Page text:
Marine and bluesman Johnnie Johnson posthumously awarded Congressional Gold Medal

A version of the Congressional Gold Medal that was awarded to the World War II "Monuments Men."


By KEVIN MCDERMOTT | St. Louis Post-Dispatch (Tribune News Service) | Published: November 28, 2016

ST. LOUIS — Pianist Johnnie Johnson — who broke racial barriers in the military and pioneered St. Louis’ 1950s blues scene, only to find immortality as the subject of someone else’s song — was honored posthumously on Monday with a Congressional Gold Medal.

Johnson, a West Virginia native turned St. Louisan, was a Montford Point Marine, the African-American Marine unit that endured racism and inspired social change while integrating the previously all-white Marine Corps during World War II.

He later embarked on a long musical career as a jazz and blues pianist in St. Louis, culminating with his 2001 induction into the Rock and Roll Hall of Fame. He died in St. Louis in 2005, and was interred in the Jefferson Barracks National Cemetery.

Much of Johnson’s musical career was spent in St. Louis, where he recruited local guitarist and fellow future Hall of Famer Chuck Berry to be part of his band. Berry would later rocket to stardom with Johnson serving as his pianist — and as the inspiration for Berry’s iconic song “Johnnie B. Goode.”

U.S. Sen. Claire McCaskill, D-Mo., presented the medal to Johnson’s widow, Frances Johnson, in a ceremony at the National Blues Museum in downtown St. Louis.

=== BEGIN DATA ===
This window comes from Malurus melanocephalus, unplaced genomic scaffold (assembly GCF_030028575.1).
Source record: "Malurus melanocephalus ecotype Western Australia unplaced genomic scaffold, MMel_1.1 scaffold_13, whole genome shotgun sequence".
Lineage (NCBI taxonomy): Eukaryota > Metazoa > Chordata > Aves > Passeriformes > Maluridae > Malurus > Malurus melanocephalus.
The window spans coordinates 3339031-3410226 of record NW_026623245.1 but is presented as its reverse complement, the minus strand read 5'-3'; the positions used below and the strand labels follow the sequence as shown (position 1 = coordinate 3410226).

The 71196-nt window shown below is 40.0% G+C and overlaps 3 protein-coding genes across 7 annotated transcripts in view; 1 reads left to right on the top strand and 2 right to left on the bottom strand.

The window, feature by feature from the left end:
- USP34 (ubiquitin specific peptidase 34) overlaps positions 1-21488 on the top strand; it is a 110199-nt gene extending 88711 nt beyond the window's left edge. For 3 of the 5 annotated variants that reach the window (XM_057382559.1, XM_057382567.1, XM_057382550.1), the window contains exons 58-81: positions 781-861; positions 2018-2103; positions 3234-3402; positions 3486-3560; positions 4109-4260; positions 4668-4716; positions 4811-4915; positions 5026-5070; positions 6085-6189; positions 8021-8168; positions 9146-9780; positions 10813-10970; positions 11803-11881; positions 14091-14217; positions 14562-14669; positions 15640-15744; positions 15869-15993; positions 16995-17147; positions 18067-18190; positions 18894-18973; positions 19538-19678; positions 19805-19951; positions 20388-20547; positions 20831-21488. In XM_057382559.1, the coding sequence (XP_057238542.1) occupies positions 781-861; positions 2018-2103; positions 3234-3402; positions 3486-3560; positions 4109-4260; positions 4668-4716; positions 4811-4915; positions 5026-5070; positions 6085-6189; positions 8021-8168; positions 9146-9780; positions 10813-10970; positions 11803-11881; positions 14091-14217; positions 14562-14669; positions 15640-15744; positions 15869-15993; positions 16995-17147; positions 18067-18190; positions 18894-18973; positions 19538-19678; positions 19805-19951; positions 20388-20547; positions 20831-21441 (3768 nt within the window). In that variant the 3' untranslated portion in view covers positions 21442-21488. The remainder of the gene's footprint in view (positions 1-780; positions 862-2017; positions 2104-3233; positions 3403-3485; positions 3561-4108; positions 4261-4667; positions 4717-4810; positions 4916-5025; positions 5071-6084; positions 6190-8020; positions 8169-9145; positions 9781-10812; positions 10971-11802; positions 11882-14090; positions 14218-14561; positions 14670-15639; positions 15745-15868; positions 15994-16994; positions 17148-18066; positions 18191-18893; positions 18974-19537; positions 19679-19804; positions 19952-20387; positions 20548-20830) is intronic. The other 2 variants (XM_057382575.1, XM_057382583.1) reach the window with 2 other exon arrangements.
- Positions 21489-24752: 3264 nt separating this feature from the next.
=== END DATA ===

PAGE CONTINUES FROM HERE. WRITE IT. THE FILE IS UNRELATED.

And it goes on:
“Music is a universal language and no one spoke it better than Johnnie Johnson,” said McCaskill.

She noted that Johnson “didn’t always get the recognition he deserved because he wasn’t quite as showy as some of the musicians he hung out with, some of whom we know well here in St. Louis.” She didn’t mention Berry by name, but the line drew knowing laughter from gathered family, friends and fans.

Before Johnson was a groundbreaking bluesman, he was a groundbreaking soldier.

In 1941, President Franklin D. Roosevelt signed an executive order allowing African-Americans to be recruited by the Marine Corps, but they weren’t allowed to attend traditional boot camps.

McCaskill co-sponsored legislation to award the Congressional Gold Medal to all Montford Point Marines who trained for duty at the segregated Montford Point facility at Camp Lejeune, N.C.

“He (Johnson) signed up and said, ‘Take me, take me, I want to fight for my country,’ knowing what he was likely to encounter in a Marine Corps that hadn’t gotten used to the idea of African-Americans on the battlefield alongside white Marines,” said McCaskill. “This truly was an extraordinary man.”

The Rock and Roll Hall of Fame induction calls Johnson “one of the unsung heroes of rock and roll.” It describes him as a towering but “humble” talent who was overshadowed by his more flamboyant musical partner, Berry, but was himself an important influence on the Rolling Stones and others.


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